documents in the case file will make the case number even more 
critical to researchers. 

     Several key questions about this translating key are not 
answered by the ABA's resolution. Who will create and maintain the 
key? How will researchers access it? How long will it have to be 
maintained for future readers' use? We think the answers to these 
questions are that the clerks of the circuit courts will be required 
to create and maintain these keys, that we will have to provide the 
information to users through our existing staffs and resources, and 
that we will have to maintain the keys forever. 

     All of the circuits are currently making do with reduced staff 
allocations. Many of us are struggling to maintain the high level of 
service we provide the bar and the public. In this environment, any 
suggestion for a change in procedures which requires the expenditure 
of additional resources and staff time must be carefully examined. A 
change should only be implemented when a persuasive case can be made 
that the change will improve the service we offer the bench, the bar, 
and the public. We believe that the creation of a case citation 
system based on a sequential opinion number does not meet this test. 

     Second, the use of a sequential number to identify opinions 
complicates our internal operations. Each clerk's office will have to 
create and maintain new databases to track this information, and we 
will have to train deputies in their use. Additionally, some courts 
have opinion issuance procedures and agreements with printing vendors 
which would cause confusion with respect to the date of issuance if a 
sequential numbering system is adopted. For example the Fifth Circuit 
designates certain opinions for issuance through their printer only, 
while others issue in manuscript form. The opinions issued through 
the printer are actually released some time after they are received 
in the clerk's office due to their printing schedule and, as a 
result, their numbering would fall outside the numbering sequence 
anticipated by the ABA resolution. 

     Third, we believe the sequential identifier is no simpler to use 
than a case number identifier. For example, nearly all of the 
circuits issue more than a thousand opinions a year. Is 1997 8th Cir.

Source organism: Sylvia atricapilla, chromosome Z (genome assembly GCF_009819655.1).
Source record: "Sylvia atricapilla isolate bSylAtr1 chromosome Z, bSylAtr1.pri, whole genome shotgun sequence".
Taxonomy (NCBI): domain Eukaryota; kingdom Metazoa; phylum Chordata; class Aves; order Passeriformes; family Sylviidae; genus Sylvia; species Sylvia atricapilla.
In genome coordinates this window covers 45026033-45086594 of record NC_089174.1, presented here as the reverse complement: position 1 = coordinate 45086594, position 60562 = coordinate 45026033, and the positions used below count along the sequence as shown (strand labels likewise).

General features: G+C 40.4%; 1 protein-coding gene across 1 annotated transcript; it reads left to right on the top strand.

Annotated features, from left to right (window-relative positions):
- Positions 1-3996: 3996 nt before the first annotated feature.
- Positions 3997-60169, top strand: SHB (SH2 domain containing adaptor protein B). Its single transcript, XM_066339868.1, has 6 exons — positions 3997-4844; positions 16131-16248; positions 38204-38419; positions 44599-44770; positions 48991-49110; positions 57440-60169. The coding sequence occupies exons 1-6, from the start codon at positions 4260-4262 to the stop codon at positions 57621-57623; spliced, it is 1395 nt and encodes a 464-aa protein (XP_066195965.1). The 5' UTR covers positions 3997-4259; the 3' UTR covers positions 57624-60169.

1234U any easier to use or remember than the current system based on 
case number, court and date of issuance? The difference between the 
two forms of citation is simply not significant enough to justify the 
loss of the important information provided by a citation which 
includes the actual case number and the date of issuance. 

     Finally, the actual date of issuance of information contained in 
the current form of citation is important to many users, as it 
provides direct access to information on our opinion bulletin board 
and Internet sites, nearly all of which organize opinion directories 
by date of issuance. 

     We hope the Subcommittee will carefully examine the use of a 
citation system based on sequential opinion identifiers which are 
unrelated to case number. We would be happy to provide additional 
information about its impact on our operations or answer any specific 
questions the Subcommittee might have. 

     We also have concerns with two other provisions of the ABA 

     First we object to the provision that the courts should add 
paragraph numbers to the opinions. We believe this would entail 
substantial additional work for chambers and for clerks' offices. In 
our opinion the court should be responsible for the text of the 
opinion and initial page numbering, and all other services, including 
paragraph numbering, should be left to the marketplace. 

     Second, the resolution does away with the current practice of 
providing a parallel pinpoint cite to the Federal Reporter citation. 
For the foreseeable future, the Federal Reporter will continue to be 
a significant research tool for judges, lawyers, prisoners and other 
pro se litigants. Eliminating the parallel pinpoint cite leaves many 
readers either greatly inconvenienced or at a significant 
disadvantage, while including it requires little additional effort on 
the part of the writer. Although the ABA may well be correct in its 
prediction that primary reliance for case citation will eventually 
shift to electronic case reports, the clerks believe this day is far 
enough off that parallel pinpoint cites must still be required. 

     When we forwarded our comments to the ABA's Special Committee on 
Citation Issues last April, we invited the Committee to open a 
dialogue with us on issues related to opinion issuance and citation. 
We regret that the Committee did not see fit to respond to our letter 
or address our concerns. As the court officers charged with the 
responsibility for issuance of federal appellate court opinions and 
maintenance of the courts' official records, the clerks of court have 
a vital interest in this topic and are in a pivotal position to help 
shape opinion and practice. We hope that the Committee on Automation 
and Technology will give serious consideration to the concerns 
expressed in this letter. 

     Please let me know if our group can be of any further assistance 
to you or the Committee. 

                                   Michael E. Gans 
                                   Chair, Appellate Court 
                                   Clerks Advisory Committee 
cc: All Circuit Court Clerks